Opportunities, professionals made for exciting military career
February 10, 2012
REDSTONE ARSENAL, Ala. - The Army has a distinct way of developing its officers that prepares them for their leadership roles later in their careers.
"Everything I've done in the Army has prepared me for this job," said Col. Daniel Shanahan, former chief of staff of the U.S. Army Space and Missile Defense Command/Army Forces Strategic Command. "It takes about 20 years to develop a brigade commander and 26 or so years to create a chief of staff. So, the experiences I've had during my career have helped me be successful in this job."
Shanahan also credits those he worked and served with for his successes at SMDC/ARSTRAT.
"It is a diverse command -- global, and made up of professionals who want to make a difference for the Warfighter. We've got people who have worked in the command for 20, 30, 40 years," Shanahan said. "That experience they bring helps the young men and women who are forward stationed in Afghanistan today. And to be a part of that support, to be part of that leadership team, helps to focus those energies and really makes you want to get up in the morning and do the best you can."
Shanahan, who was selected as chief of staff by Lt. Gen. Richard P. Formica, commanding general, SMDC/ARSTRAT, actually began his tenure with the former commanding general, Lt. Gen. Kevin T. Campbell.
"Lt. Gen. Formica hired me before he was even the commander. We've known each other about 10 years. We served together in 2004 when we were with III Corp in Iraq," Shanahan said. "Our command group -- Lt. Gen. Dick Formica, Col. Tim Coffin, Dr. Steve Messervy, Command Sgt. Maj. Larry Turner -- are four of the greatest professionals I've ever worked with in my career, and I'm able to leave this Army with those three great individuals in a leadership team that makes a difference for our Army every day."
Shanahan, who will be retiring with 30 years of service, began his military career at 18 years old as a West Point cadet.
"I'm proud of my accomplishments. Throughout my career, I've always been proud to say, 'I'm in the Army,'" Shanahan said. "I've had opportunities to do a lot of great things across the world, whether it's disaster relief in hurricanes like Katrina and Rita, or making a difference in parts of the world that few people even think of today. What I'm most proud of is that I was able to work every day to make a positive difference in people's lives."
Those opportunities are what he said make the Army a good career choice.
"It is truly what you make it. There are ups and downs, and those who are successful work their way through the difficult times when they come, and they maintain a positive attitude and work as hard as they can to influence the situation," Shanahan said. "You can't settle for mediocrity. You've got to put the extra effort in if you want something to be done right. And the Army gives you those opportunities. I would do it all again because the opportunities are there and it is up to each individual to maximize those opportunities."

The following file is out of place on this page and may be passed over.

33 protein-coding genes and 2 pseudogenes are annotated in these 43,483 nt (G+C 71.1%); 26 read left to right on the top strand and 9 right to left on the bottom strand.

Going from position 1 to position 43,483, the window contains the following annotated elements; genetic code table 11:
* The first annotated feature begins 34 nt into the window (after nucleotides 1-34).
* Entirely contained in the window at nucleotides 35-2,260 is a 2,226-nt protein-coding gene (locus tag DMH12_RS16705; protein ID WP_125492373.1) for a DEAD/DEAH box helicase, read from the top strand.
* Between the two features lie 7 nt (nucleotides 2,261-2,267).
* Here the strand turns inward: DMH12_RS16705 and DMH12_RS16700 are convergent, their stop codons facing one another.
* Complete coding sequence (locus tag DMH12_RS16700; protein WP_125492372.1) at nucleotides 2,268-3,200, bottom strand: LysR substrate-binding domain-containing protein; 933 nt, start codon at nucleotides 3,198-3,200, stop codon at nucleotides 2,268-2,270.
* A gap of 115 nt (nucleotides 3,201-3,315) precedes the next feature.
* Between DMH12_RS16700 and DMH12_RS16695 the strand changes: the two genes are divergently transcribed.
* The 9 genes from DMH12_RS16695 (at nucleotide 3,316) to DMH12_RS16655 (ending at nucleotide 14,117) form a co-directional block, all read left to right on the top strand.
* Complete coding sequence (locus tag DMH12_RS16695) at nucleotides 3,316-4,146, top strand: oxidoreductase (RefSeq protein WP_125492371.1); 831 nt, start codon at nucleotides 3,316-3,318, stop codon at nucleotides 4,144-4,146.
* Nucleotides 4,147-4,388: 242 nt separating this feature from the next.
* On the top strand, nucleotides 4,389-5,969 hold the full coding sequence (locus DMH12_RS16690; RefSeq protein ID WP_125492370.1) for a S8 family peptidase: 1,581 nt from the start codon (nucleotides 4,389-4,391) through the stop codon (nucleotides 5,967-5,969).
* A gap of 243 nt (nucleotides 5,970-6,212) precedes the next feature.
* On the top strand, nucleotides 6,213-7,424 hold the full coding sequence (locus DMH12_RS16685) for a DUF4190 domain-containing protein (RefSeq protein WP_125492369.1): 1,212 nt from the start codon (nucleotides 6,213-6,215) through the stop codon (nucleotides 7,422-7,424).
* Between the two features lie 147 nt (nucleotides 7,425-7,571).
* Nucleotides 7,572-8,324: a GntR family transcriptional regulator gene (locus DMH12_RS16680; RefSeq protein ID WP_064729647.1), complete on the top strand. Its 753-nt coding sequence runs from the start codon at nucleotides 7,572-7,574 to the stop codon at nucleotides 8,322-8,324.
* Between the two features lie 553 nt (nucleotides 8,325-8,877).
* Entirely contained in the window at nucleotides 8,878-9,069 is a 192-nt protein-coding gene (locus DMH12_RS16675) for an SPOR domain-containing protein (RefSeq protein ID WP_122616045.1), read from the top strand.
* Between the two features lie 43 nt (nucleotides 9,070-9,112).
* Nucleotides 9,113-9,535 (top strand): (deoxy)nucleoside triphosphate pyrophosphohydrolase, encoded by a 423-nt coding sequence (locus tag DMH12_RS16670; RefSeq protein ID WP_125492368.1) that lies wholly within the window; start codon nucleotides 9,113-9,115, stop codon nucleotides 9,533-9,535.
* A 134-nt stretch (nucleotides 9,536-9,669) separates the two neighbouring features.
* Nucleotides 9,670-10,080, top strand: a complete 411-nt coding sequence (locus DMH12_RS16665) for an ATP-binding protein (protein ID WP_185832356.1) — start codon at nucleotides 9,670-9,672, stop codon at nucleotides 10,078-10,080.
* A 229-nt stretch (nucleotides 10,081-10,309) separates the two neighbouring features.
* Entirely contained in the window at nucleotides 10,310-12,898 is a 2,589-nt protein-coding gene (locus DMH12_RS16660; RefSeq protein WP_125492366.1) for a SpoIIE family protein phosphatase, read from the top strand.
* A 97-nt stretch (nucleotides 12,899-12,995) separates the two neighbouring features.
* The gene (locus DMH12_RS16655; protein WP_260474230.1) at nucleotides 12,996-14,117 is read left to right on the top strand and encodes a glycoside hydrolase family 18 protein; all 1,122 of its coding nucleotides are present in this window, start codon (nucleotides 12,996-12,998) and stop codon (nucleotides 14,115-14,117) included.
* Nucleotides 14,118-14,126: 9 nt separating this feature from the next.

Even with the opportunities offered, there were some stressful and difficult times.
"It is faith, family and friends who help you get through the tough times," Shanahan said. "That's something that's stuck with me all of these years and I will continue to be with me in the future."
Some of those family and friends will be traveling long distances to be present for Shanahan's retirement ceremony. He comes from a large family -- seven boys and one girl.
"I've got family coming in for the ceremony -- four brothers, Aunt Jennifer -- and some Soldiers and civilians who've been with me through different assignments throughout my career," Shanahan said. "I'll spend the first weekend with family and friends, and then we will look at continuing the transition process to a job after the Army here working in support of the defense industry."
Shanahan said he hopes he will be remembered as an officer who cared.
"I hope I'm remembered as someone who worked as hard as anyone in the command, and tried to make a positive difference every day… that I treated people with respect… someone who can mentor and teach, but also as someone who is smart enough to learn," Shanahan said. "I think I've been a good example of that… I've worked hard and set an example for those in the command.
"From the Army astronauts who are part of NASA's program to our young Soldiers up in Alaska to scientists at Kwajalein to our civilians in Colorado Springs or here in Huntsville, there are some tremendously gifted people who care about our mission and who care about America," he said. "They are some of the greatest professionals I've ever had an opportunity to work with, and I'm honored to be in their ranks and be a part of this organization -- the United States Army Space and Missile Defense Command/Army Forces Strategic Command. Thank you for the opportunity to serve."